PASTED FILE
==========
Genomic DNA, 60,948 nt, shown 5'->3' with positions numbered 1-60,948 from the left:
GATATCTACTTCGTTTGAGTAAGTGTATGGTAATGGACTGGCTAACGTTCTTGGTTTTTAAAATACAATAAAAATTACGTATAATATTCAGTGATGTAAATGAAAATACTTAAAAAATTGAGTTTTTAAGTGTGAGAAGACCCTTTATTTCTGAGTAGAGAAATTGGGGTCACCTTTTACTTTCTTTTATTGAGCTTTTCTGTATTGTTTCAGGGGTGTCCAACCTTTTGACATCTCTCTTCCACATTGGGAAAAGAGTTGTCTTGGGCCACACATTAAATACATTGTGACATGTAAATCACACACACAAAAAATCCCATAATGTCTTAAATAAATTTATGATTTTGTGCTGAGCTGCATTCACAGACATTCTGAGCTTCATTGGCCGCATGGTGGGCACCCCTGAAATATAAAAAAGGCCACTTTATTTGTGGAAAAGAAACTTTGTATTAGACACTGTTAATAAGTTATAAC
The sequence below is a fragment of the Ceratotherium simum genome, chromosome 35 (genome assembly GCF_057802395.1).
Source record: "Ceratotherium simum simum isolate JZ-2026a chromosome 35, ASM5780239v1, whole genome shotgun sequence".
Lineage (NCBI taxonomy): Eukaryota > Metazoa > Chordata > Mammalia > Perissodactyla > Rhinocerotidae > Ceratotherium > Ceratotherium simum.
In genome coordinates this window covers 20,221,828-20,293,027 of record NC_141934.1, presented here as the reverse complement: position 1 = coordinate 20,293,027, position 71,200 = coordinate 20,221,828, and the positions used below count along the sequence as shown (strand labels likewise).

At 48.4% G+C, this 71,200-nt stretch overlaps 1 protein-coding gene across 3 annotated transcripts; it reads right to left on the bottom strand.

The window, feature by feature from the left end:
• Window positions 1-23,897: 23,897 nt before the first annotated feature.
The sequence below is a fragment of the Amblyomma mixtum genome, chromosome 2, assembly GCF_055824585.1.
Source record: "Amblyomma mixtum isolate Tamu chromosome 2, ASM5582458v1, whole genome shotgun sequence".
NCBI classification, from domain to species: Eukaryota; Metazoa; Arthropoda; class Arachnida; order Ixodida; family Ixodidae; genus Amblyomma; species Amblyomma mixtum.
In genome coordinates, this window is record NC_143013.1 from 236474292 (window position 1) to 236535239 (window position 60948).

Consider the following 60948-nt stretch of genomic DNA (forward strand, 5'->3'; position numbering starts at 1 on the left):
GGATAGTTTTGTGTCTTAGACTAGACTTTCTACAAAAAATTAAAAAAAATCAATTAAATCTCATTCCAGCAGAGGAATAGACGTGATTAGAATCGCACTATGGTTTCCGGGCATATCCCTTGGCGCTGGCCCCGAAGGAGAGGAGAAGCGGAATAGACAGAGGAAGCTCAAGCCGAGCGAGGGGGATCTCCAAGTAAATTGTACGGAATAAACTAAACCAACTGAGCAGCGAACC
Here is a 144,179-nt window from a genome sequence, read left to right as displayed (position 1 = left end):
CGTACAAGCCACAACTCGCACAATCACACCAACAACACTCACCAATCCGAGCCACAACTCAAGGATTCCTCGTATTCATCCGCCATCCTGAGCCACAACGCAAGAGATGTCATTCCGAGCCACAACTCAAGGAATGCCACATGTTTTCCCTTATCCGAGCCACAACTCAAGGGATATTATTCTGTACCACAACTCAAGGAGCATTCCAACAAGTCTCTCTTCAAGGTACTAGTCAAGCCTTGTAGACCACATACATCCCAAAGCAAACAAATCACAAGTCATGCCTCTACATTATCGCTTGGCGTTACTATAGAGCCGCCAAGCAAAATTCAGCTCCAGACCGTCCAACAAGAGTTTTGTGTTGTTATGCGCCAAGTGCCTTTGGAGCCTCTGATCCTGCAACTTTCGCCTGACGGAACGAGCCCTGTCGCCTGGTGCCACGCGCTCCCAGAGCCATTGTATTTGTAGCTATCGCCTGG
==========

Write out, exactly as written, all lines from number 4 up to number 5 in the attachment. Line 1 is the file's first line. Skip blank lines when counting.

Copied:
Source record: "Ceratotherium simum simum isolate JZ-2026a chromosome 35, ASM5780239v1, whole genome shotgun sequence".
Lineage (NCBI taxonomy): Eukaryota > Metazoa > Chordata > Mammalia > Perissodactyla > Rhinocerotidae > Ceratotherium > Ceratotherium simum.